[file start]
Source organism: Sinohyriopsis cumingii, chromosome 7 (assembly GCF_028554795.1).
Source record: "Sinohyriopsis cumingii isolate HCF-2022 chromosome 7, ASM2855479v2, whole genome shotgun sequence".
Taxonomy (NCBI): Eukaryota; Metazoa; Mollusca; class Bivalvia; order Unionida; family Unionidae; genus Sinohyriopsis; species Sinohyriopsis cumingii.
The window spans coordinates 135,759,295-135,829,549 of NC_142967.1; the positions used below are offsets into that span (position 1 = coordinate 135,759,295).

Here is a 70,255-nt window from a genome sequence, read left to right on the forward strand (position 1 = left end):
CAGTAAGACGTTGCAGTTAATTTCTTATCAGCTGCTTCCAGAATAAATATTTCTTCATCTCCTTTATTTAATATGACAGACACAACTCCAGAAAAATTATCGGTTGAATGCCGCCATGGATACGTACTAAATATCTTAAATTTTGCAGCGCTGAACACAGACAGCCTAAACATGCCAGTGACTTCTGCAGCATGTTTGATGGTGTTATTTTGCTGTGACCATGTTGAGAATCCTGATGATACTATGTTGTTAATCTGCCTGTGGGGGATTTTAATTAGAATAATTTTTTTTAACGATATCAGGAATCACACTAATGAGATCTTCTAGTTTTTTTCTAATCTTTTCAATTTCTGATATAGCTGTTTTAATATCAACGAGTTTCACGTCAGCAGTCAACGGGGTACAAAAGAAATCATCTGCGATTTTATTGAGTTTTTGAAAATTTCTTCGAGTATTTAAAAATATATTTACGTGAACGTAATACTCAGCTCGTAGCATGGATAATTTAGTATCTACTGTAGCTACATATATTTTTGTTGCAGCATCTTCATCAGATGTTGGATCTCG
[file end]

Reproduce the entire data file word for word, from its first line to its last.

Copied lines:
Source organism: Sinohyriopsis cumingii, chromosome 7 (assembly GCF_028554795.1).
Source record: "Sinohyriopsis cumingii isolate HCF-2022 chromosome 7, ASM2855479v2, whole genome shotgun sequence".
Taxonomy (NCBI): Eukaryota; Metazoa; Mollusca; class Bivalvia; order Unionida; family Unionidae; genus Sinohyriopsis; species Sinohyriopsis cumingii.
The window spans coordinates 135,759,295-135,829,549 of NC_142967.1; the positions used below are offsets into that span (position 1 = coordinate 135,759,295).

Here is a 70,255-nt window from a genome sequence, read left to right on the forward strand (position 1 = left end):
CAGTAAGACGTTGCAGTTAATTTCTTATCAGCTGCTTCCAGAATAAATATTTCTTCATCTCCTTTATTTAATATGACAGACACAACTCCAGAAAAATTATCGGTTGAATGCCGCCATGGATACGTACTAAATATCTTAAATTTTGCAGCGCTGAACACAGACAGCCTAAACATGCCAGTGACTTCTGCAGCATGTTTGATGGTGTTATTTTGCTGTGACCATGTTGAGAATCCTGATGATACTATGTTGTTAATCTGCCTGTGGGGGATTTTAATTAGAATAATTTTTTTTAACGATATCAGGAATCACACTAATGAGATCTTCTAGTTTTTTTCTAATCTTTTCAATTTCTGATATAGCTGTTTTAATATCAACGAGTTTCACGTCAGCAGTCAACGGGGTACAAAAGAAATCATCTGCGATTTTATTGAGTTTTTGAAAATTTCTTCGAGTATTTAAAAATATATTTACGTGAACGTAATACTCAGCTCGTAGCATGGATAATTTAGTATCTACTGTAGCTACATATATTTTTGTTGCAGCATCTTCATCAGATGTTGGATCTCG